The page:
The official General Data Protection Regulation (GDPR) website deems it “the most important change in data privacy regulation in 20 years.” That very well may be the case. However, the opinions about this “change” — a full year after it went into effect — vary, depending on who you ask.
On the one hand, consumers and regulators — not just in the EU, but worldwide — consider GDPR a big win. Consumers were awarded more control of their personal data. Meanwhile, regulators can claim victory over businesses who stored and took advantage of customer data in ways deemed irresponsible.
On the other hand, organizations that work in the European Union bent over backwards to ensure GDPR compliance prior to implementation of the law. Simply put, GDPR requirements — while seemingly laid out clearly — still proved difficult for many brands to meet (and on time).
With its first anniversary come and gone, let’s examine how the GDPR privacy law has changed the customer data management landscape to date — and what comes next.
A refresher: What is GDPR?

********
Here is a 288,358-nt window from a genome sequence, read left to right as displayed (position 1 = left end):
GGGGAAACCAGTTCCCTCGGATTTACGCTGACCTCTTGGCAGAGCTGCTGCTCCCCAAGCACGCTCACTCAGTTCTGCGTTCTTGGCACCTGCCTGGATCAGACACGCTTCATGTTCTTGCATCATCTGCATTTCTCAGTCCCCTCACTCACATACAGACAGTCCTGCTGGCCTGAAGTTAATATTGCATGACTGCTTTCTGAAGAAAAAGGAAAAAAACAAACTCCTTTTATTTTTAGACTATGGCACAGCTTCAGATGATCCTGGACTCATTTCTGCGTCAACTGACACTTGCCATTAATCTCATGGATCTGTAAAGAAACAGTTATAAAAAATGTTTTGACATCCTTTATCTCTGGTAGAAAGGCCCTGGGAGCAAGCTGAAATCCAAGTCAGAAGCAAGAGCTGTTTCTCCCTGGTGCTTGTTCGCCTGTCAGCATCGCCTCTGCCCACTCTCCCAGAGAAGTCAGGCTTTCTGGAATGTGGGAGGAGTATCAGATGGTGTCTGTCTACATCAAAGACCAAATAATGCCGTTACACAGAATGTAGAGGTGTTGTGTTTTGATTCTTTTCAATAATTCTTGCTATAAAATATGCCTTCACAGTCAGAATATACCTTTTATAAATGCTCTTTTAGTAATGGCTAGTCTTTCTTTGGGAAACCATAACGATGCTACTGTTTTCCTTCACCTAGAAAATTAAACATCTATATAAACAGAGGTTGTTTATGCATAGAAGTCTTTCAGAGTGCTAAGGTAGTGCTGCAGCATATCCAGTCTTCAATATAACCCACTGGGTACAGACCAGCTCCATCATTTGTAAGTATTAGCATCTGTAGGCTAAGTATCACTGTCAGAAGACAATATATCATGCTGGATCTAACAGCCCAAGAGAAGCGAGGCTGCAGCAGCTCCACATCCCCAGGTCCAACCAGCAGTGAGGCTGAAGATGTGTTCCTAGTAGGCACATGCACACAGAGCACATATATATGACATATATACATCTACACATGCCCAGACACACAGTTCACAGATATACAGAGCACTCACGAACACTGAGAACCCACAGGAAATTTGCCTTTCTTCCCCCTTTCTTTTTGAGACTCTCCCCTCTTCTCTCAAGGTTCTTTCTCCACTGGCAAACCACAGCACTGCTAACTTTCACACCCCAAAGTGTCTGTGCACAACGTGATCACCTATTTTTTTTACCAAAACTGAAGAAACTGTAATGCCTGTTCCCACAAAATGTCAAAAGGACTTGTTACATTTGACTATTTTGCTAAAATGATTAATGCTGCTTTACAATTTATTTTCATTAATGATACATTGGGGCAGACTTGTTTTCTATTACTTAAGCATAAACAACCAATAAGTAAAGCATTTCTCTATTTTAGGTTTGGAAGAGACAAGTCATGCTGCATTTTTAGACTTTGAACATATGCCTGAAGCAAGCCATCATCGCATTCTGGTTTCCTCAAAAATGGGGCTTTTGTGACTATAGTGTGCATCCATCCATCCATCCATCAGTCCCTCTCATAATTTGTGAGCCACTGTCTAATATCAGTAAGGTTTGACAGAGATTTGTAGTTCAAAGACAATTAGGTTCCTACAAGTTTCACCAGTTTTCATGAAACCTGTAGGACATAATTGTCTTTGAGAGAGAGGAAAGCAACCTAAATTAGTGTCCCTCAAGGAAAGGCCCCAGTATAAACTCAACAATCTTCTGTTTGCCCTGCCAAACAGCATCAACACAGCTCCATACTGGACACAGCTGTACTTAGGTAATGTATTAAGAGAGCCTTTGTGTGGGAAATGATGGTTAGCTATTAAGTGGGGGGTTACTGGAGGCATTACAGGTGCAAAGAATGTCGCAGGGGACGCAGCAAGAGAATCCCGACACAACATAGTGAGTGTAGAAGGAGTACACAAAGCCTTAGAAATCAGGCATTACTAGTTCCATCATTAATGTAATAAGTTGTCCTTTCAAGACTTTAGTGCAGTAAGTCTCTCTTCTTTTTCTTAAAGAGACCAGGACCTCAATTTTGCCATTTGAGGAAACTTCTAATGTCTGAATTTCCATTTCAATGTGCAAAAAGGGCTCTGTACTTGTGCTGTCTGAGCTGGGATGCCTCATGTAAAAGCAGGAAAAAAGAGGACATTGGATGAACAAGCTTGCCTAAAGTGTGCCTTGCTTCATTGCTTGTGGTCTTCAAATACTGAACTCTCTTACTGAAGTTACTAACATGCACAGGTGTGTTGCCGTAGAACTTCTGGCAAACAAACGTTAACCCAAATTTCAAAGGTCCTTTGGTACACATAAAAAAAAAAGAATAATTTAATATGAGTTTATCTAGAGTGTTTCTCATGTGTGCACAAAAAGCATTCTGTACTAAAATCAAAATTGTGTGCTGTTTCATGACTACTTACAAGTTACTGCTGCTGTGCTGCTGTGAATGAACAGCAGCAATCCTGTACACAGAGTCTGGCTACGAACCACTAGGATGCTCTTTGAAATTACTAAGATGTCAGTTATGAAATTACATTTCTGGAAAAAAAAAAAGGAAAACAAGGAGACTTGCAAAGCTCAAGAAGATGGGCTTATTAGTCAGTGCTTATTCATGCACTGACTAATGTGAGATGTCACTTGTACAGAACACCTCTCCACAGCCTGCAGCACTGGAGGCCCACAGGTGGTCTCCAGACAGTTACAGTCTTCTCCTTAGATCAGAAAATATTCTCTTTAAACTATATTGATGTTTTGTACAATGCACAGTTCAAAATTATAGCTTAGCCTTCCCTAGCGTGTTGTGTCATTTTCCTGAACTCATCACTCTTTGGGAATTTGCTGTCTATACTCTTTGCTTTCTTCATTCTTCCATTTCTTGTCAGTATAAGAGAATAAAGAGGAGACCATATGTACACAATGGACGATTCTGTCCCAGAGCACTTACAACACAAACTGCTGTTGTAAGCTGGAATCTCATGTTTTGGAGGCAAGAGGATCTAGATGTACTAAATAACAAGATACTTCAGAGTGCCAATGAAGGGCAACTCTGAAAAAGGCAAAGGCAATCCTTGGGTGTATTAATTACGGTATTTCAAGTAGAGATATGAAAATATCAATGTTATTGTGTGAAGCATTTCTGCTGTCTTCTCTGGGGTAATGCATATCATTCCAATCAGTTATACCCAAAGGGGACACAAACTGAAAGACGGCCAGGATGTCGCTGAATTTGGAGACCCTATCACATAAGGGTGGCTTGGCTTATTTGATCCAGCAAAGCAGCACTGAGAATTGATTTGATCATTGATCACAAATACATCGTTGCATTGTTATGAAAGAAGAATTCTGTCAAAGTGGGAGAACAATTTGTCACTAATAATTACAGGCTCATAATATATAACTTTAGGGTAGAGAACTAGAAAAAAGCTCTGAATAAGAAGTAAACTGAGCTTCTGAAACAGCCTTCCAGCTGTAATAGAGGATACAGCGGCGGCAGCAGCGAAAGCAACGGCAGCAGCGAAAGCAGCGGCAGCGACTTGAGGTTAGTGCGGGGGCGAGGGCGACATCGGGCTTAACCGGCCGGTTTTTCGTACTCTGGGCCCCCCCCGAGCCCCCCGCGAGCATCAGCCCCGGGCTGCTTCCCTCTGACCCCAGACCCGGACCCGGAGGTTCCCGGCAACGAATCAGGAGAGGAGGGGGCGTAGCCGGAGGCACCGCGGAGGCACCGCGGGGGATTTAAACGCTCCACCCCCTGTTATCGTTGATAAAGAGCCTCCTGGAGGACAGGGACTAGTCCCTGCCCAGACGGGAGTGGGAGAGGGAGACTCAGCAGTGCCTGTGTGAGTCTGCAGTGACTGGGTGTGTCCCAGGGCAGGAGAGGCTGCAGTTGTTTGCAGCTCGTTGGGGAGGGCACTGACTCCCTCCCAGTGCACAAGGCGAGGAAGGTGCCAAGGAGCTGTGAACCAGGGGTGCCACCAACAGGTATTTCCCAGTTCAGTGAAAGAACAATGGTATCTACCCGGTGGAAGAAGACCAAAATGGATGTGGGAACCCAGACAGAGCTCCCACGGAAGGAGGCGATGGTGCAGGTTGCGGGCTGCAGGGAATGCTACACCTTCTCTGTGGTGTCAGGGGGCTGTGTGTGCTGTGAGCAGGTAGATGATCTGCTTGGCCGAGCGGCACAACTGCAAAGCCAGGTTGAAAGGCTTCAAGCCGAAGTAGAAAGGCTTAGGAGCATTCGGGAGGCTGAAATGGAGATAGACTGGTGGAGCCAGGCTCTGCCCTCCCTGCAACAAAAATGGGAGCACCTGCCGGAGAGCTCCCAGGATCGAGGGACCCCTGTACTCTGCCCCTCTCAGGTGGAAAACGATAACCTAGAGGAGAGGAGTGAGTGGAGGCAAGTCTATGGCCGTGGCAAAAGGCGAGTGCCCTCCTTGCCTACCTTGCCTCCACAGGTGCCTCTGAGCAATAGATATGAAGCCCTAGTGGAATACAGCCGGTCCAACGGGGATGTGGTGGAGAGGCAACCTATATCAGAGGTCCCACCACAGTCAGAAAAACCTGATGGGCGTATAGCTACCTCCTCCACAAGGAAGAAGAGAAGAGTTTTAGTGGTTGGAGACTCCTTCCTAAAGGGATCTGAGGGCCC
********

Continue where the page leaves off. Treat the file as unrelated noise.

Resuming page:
You have a rough idea of the GDPR definition. (Who doesn’t at this point?) Having said that, we thought we’d provide a quick refresher on the finer intricacies of the law.
Below you’ll find our version of “GDPR for dummies” — a rundown of the measure before, during, and after its enforcement.
- Before — Why GDPR came to be: EU lawmakers wanted organizations who secured lead and customer data without adequate permissions to cease doing so and give consumers the option to opt out for that data usage. Enter new GDPR consent management obligations.
- During — Action items for brands: A GDPR compliance window was built in to the regulatory launch plan. However, it still took (arguably, is still taking) many companies considerable time to comply. Data cleansing and security, mailing list updates, and form consent or field modifications were some tasks brands tackled. (Here’s a more in-depth GDPR checklist.)
- After — Comply or face penalties: Brands in breach of GDPR face hefty fines. This potential punishment lit fires under business leaders globally to force compliance. As of mid-2019, though, only a few companies have been penalized for failing to meet the guidelines.
TL;DR: GDPR mandates companies doing business in the EU (or collecting customer data there) meet the myriad requirements by making the necessary data collection changes or face its (financial) wrath.